Jun 23, 2014 | laravel, forge, subdomains

Laravel Forge - Wildcard Subdomains


This is a series of posts on Laravel Forge.

Warning: This post is over a year old. I don't always update old posts with new information, so some of this information may be out of date.

If you've ever used a site like Harvest or Slack, you've experienced group-specific subdomains. If your company is named Tighten, you'll get tighten.slack.com, tighten.harvestapp.com, etc.

In order to implement a feature like this on your own Forge-hosted site, you'll need to be able to create a Site that accepts not just one domain but many. Thankfully, this is easy with Wildcard Subdomains.

Allow Wildcard Sub-Domains

When you add a new site, notice that there's a checkbox at the bottom of the form that says "Allow Wildcard Sub-Domains." If you check this box, any subdomain under the domain you enter in the "Root Domain" will be passed to this Site.

Forge Add Wildcard Subdomain Checkbox

How does this work?

Well, imagine you're setting yourself up a Harvest competitor named Schmarvest. You want to set up Schmarvestapp.com so that every subdomain underneath it is reserved for a different user, but you want all of those thousands of subdomains to all be served from one single Laravel app.


If you just create a new site in Forge for Schmarvestapp.com, and don't use the Wildcard Sub-domains checkbox, you'll see your primary domain (schmarvestapp.com) will work just fine. But if you try to visit one of your subdomains, nothing will happen. tighten.schmarvestapp.com won't go anywhere. You could, if you wanted, add a new Site for each of those subdomains, but they'd each be hosted on a completely separate codebase.

Instead, add a Site for schmarvestapp.com that has the "Allow Wildcard Sub-Domains" option checked. Now if you visit any subdomain under your domain (and if your DNS is pointed to Forge correctly), you'll still always hit your one install.

DNS for wildcard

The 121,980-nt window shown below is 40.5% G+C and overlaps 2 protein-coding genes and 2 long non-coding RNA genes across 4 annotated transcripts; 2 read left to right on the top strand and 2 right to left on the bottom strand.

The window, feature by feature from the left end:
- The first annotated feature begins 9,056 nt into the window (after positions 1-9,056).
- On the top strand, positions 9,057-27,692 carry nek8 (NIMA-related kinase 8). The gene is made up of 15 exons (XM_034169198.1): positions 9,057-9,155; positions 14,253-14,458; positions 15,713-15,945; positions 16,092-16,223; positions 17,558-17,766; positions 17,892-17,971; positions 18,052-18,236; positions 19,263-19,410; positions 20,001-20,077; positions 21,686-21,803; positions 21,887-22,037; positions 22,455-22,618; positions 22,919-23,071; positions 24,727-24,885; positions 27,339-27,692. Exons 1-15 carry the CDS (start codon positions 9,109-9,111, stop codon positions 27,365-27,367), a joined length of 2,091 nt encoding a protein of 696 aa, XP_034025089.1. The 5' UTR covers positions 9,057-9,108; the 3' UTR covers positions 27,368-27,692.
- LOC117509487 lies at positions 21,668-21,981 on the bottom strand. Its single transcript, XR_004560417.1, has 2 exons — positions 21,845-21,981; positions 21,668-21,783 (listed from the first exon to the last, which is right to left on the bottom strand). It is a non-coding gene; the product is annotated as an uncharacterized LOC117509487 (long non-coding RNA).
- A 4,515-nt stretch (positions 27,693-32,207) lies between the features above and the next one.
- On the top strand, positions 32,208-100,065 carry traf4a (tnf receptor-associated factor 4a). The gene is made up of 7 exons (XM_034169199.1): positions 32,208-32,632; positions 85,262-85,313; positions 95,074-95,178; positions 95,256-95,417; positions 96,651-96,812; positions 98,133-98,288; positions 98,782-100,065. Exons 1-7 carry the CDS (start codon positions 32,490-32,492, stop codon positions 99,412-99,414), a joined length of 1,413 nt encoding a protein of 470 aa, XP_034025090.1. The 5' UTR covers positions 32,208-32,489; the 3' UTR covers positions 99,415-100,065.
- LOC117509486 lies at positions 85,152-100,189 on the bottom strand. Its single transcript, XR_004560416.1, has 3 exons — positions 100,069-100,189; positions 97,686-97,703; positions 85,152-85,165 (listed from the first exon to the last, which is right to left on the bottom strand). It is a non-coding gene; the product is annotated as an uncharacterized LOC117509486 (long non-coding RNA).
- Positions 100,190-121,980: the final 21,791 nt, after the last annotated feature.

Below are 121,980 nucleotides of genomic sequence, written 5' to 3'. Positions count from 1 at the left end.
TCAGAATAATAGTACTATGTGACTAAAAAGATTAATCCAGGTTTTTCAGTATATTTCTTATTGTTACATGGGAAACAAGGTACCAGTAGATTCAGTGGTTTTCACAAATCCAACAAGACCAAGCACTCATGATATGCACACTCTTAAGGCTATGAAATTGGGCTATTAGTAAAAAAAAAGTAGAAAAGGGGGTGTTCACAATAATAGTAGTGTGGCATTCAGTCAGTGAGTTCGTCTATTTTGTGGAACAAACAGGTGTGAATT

So, all of this has been assuming you have your domain routing set correctly at your DNS. But what is the appropriate routing?

The most appropriate option is a wildcard A record. So, in your DNS provider's editor, add a new "A" record for your domain.

Set the "Name" field to be * (or *.yourdomain.com, depending on the prompts your registrar gives you for format). Set the "Address" field to that of your Forge Server's IP address. And do whatever you'd like with your TTL.

Schmarvest A Record

That's it! Wait for an hour or so and now all requests to this domain and its subdomains will head over to your Forge server.


That's it! Time for Schmarvest world domaination.

Comments? I'm @stauffermatt on Twitter

Tags: laravel  •  forge  •  subdomains

This is part of a series of posts on Laravel Forge:

  1. May 16, 2014 | forge, laravel, papertrail
  2. May 23, 2014 | laravel, forge, queue, beanstalkd
  3. Jun 2, 2014 | laravel, forge, cron
  4. Jun 2, 2014 | forge, laravel, ssl
  5. Jun 17, 2014 | forge, htpasswd, nginx
  6. Jun 23, 2014 | laravel, forge, subdomains
  7. Jul 9, 2014 | forge, laravel, recipes
  8. Jul 25, 2014 | laravel, forge, aws, hosting
  9. Sep 17, 2014 | laravel, forge
  10. Dec 24, 2014 | forge, sculpin, fiveMinuteGeekShow


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